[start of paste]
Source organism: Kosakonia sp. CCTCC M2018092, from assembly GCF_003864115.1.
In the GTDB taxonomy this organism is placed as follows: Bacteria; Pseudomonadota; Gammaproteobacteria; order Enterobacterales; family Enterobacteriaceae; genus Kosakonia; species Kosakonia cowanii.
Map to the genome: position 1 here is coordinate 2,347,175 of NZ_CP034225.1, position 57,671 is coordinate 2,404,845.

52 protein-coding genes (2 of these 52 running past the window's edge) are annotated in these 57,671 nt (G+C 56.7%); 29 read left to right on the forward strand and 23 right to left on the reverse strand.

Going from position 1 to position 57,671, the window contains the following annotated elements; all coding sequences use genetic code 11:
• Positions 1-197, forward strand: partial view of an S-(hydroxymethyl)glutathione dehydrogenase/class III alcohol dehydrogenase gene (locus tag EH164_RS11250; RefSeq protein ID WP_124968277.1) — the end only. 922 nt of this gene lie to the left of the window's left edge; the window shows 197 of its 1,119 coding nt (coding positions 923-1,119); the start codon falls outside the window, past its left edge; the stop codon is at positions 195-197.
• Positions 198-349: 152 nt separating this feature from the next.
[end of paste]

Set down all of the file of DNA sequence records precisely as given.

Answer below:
Source organism: Kosakonia sp. CCTCC M2018092, from assembly GCF_003864115.1.
In the GTDB taxonomy this organism is placed as follows: Bacteria; Pseudomonadota; Gammaproteobacteria; order Enterobacterales; family Enterobacteriaceae; genus Kosakonia; species Kosakonia cowanii.
Map to the genome: position 1 here is coordinate 2,347,175 of NZ_CP034225.1, position 57,671 is coordinate 2,404,845.

52 protein-coding genes (2 of these 52 running past the window's edge) are annotated in these 57,671 nt (G+C 56.7%); 29 read left to right on the forward strand and 23 right to left on the reverse strand.

Going from position 1 to position 57,671, the window contains the following annotated elements; all coding sequences use genetic code 11:
• Positions 1-197, forward strand: partial view of an S-(hydroxymethyl)glutathione dehydrogenase/class III alcohol dehydrogenase gene (locus tag EH164_RS11250; RefSeq protein ID WP_124968277.1) — the end only. 922 nt of this gene lie to the left of the window's left edge; the window shows 197 of its 1,119 coding nt (coding positions 923-1,119); the start codon falls outside the window, past its left edge; the stop codon is at positions 195-197.
• Positions 198-349: 152 nt separating this feature from the next.